Any new Arizona state employees who make over $47,758 can be fired for any reason, execpt for cops and prison workers.
State workers' 6.3% raise OK'd Senate passes measure on 25-2 vote; Napolitano indicates she will sign it
Robbie Sherwood The Arizona Republic Jan. 27, 2006 12:00 AM
State workers in March will get their largest pay increase in decades, an average 6.3 percent bump for thousands of rank-and-file agency and university employees, lawmakers decided Thursday.
The Senate overwhelmingly approved the $225 million pay package, touted as a badly needed balm to stem high turnover and low morale among the 50,000 people who provide state services. The House passed the same package Wednesday.
While a few Democrats criticized the plan as not generous enough, or because there were some strings attached, Gov. Janet Napolitano told Democratic lawmakers Thursday that she was eager to receive the pay raise bill and would likely sign it into law.
"I'd prefer to give our state employees a raise now, as opposed to letting it get wrapped up into budget negotiations," Napolitano said.
If Napolitano does sign the plan, workers will get their first increase on March 11. The Senate approved House Bill 2661 by a vote of 25-2. The House approved it 42-15.
Some state employees were cautiously optimistic about the raises, still not quite believing they were real after years of disappointment.
"If it actually passes and it's actually given to us, that would be a good thing," said Tess Hawthorne , a single mother of five who works as a fiscal service specialist for the State Land Department. "But at this point, we'll wait until we actually see it on a paycheck before we get too excited. We've had raises promised before."
Every state worker would get an automatic $1,650 yearly increase, and then a 2.5 percent "performance pay" raise on top of that. That means workers at lower salaries, between $20,000 to $32,000, would get raises as high as 10 percent. Workers at higher salaries would get raises closer to 4.2 percent.
To keep their performance pay raises, however, state agencies will have to create new standards to improve productivity and the quality of their services. If an agency's workers don't meet those new standards, they could lose the 2.5 percent performance increase.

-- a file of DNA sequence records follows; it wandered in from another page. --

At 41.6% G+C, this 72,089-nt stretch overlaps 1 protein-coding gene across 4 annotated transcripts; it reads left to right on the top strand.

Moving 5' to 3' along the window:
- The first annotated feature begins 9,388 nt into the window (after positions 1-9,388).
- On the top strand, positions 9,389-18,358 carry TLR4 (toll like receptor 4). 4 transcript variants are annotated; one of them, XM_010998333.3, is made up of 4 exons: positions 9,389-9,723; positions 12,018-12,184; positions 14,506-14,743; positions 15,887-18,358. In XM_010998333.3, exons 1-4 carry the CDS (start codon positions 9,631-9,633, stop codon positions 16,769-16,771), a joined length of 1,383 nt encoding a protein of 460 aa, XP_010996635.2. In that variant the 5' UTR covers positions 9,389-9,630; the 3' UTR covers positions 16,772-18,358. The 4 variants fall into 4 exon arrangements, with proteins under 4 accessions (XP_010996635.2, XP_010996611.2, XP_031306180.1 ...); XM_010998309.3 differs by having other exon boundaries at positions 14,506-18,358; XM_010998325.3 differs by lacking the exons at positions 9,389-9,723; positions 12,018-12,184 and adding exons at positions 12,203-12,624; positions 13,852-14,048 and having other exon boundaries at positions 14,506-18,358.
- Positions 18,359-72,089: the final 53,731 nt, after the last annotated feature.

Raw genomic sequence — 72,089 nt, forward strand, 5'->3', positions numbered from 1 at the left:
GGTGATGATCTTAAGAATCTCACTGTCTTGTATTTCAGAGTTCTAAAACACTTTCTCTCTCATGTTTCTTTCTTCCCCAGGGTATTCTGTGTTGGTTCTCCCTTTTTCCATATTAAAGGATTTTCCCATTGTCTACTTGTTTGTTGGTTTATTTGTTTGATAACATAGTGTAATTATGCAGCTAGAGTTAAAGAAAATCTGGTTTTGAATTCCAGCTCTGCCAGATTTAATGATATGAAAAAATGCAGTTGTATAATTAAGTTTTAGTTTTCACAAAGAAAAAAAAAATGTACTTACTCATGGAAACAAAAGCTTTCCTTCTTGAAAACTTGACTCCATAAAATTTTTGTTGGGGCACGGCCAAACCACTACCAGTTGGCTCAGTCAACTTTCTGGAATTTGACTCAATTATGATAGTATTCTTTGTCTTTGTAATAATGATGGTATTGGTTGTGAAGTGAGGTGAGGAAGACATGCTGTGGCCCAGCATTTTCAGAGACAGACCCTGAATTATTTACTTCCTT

Sen. John Huppenthal said a few state agencies, such as the Registrar of Contractors and the Arizona Department of Game and Fish, already have performance pay plans and they are working well.
"What we have here is a win-win for both our state employees and our taxpayers who get state services," said Huppenthal, R-Chandler. "Results from performance pay have been very good to spectacular. It results in better pay and a better working environment."
Also, new hires who make over $47,758 will no longer be subject to the state merit system, meaning they cannot gain any sort of tenure and can be fired for any reason, as in the private sector. Corrections officers and Department of Public Safety officers would be exempt from this rule, however.
Some senators, such as Democrat Victor Soltero of Tucson, voted for the bill despite deep misgivings about the performance pay measure.
"I'm not at all enthused about this bill; I think we could have done a better job," said Soltero, who favored a 9.5 percent increase. "But if our state employees can get a raise in March, I'm for them receiving an increase as soon as possible. I hope down the road pay for performance does not become an obstacle."
Senator Carolyn Allen of Scottsdale broke ranks from her Republican colleagues because she could not support the performance pay measure.
"I want our employees to have a pay raise," said Allen, R-Scottsdale. "I don't think we should give them a pay raise and then take it away from them."
State workers in Arizona make an average of $32,789 a year, 22 percent below the estimated market value for comparable workers. Employees in nearby states make substantially more: an average of $45,425 in Colorado and $43,550 in Nevada, for example.
Late in 2005, a state legislative advisory committee recommended employee pay raises of 7.5 percent next year and 6.3 percent during the four years beyond that to bring Arizona up to the market rate.
Lawmakers have approved raises in the past two years for Department of Public Safety and Corrections officers to help stem double-digit turnover rates and close a wide pay gap with other government police forces. Rank-and-file employees got what was termed a 1.7 percent raise last year, but really it was just enough to cover a mandatory increase to their retirement contributions. After that raise was taxed, most employees actually lost a few dollars out of each paycheck.
Rank-and-file workers in other agencies last got a real pay raise in 2004, an across-the-board $1,000 increase that amounted to an average raise of about 2.6 percent. And a $1,400 bump in 2002 was the only other raise they've gotten in the past eight years.